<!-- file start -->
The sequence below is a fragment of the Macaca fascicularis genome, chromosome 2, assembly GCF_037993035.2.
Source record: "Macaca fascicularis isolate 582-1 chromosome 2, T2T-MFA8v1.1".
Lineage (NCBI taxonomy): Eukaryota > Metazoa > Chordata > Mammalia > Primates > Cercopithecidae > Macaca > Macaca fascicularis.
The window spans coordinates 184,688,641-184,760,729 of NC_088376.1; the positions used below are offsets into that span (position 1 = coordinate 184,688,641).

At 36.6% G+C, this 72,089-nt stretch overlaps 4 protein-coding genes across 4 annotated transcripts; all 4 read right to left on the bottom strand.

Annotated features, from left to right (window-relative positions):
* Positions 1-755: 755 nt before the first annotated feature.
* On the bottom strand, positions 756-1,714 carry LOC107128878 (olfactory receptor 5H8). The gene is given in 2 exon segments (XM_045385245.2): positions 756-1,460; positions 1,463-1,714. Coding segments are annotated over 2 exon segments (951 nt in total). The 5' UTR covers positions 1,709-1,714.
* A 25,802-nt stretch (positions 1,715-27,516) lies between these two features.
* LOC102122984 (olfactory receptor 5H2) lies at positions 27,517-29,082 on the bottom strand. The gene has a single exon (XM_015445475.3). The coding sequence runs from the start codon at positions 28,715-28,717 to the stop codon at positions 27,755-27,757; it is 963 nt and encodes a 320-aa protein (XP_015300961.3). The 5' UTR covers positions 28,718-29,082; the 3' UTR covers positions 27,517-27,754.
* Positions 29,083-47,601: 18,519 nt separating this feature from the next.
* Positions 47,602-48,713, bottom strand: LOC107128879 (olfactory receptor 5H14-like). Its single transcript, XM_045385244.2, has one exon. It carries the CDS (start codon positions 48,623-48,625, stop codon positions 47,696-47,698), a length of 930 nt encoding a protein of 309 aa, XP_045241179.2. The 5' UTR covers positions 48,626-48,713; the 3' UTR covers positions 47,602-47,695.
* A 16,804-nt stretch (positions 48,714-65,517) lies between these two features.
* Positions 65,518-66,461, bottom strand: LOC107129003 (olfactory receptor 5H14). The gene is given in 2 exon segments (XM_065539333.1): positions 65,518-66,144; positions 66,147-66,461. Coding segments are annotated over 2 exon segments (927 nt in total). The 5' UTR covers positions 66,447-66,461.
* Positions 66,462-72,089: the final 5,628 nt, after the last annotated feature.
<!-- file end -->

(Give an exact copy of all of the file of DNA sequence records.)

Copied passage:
The sequence below is a fragment of the Macaca fascicularis genome, chromosome 2, assembly GCF_037993035.2.
Source record: "Macaca fascicularis isolate 582-1 chromosome 2, T2T-MFA8v1.1".
Lineage (NCBI taxonomy): Eukaryota > Metazoa > Chordata > Mammalia > Primates > Cercopithecidae > Macaca > Macaca fascicularis.
The window spans coordinates 184,688,641-184,760,729 of NC_088376.1; the positions used below are offsets into that span (position 1 = coordinate 184,688,641).

At 36.6% G+C, this 72,089-nt stretch overlaps 4 protein-coding genes across 4 annotated transcripts; all 4 read right to left on the bottom strand.

Annotated features, from left to right (window-relative positions):
* Positions 1-755: 755 nt before the first annotated feature.
* On the bottom strand, positions 756-1,714 carry LOC107128878 (olfactory receptor 5H8). The gene is given in 2 exon segments (XM_045385245.2): positions 756-1,460; positions 1,463-1,714. Coding segments are annotated over 2 exon segments (951 nt in total). The 5' UTR covers positions 1,709-1,714.
* A 25,802-nt stretch (positions 1,715-27,516) lies between these two features.
* LOC102122984 (olfactory receptor 5H2) lies at positions 27,517-29,082 on the bottom strand. The gene has a single exon (XM_015445475.3). The coding sequence runs from the start codon at positions 28,715-28,717 to the stop codon at positions 27,755-27,757; it is 963 nt and encodes a 320-aa protein (XP_015300961.3). The 5' UTR covers positions 28,718-29,082; the 3' UTR covers positions 27,517-27,754.
* Positions 29,083-47,601: 18,519 nt separating this feature from the next.
* Positions 47,602-48,713, bottom strand: LOC107128879 (olfactory receptor 5H14-like). Its single transcript, XM_045385244.2, has one exon. It carries the CDS (start codon positions 48,623-48,625, stop codon positions 47,696-47,698), a length of 930 nt encoding a protein of 309 aa, XP_045241179.2. The 5' UTR covers positions 48,626-48,713; the 3' UTR covers positions 47,602-47,695.
* A 16,804-nt stretch (positions 48,714-65,517) lies between these two features.
* Positions 65,518-66,461, bottom strand: LOC107129003 (olfactory receptor 5H14). The gene is given in 2 exon segments (XM_065539333.1): positions 65,518-66,144; positions 66,147-66,461. Coding segments are annotated over 2 exon segments (927 nt in total). The 5' UTR covers positions 66,447-66,461.
* Positions 66,462-72,089: the final 5,628 nt, after the last annotated feature.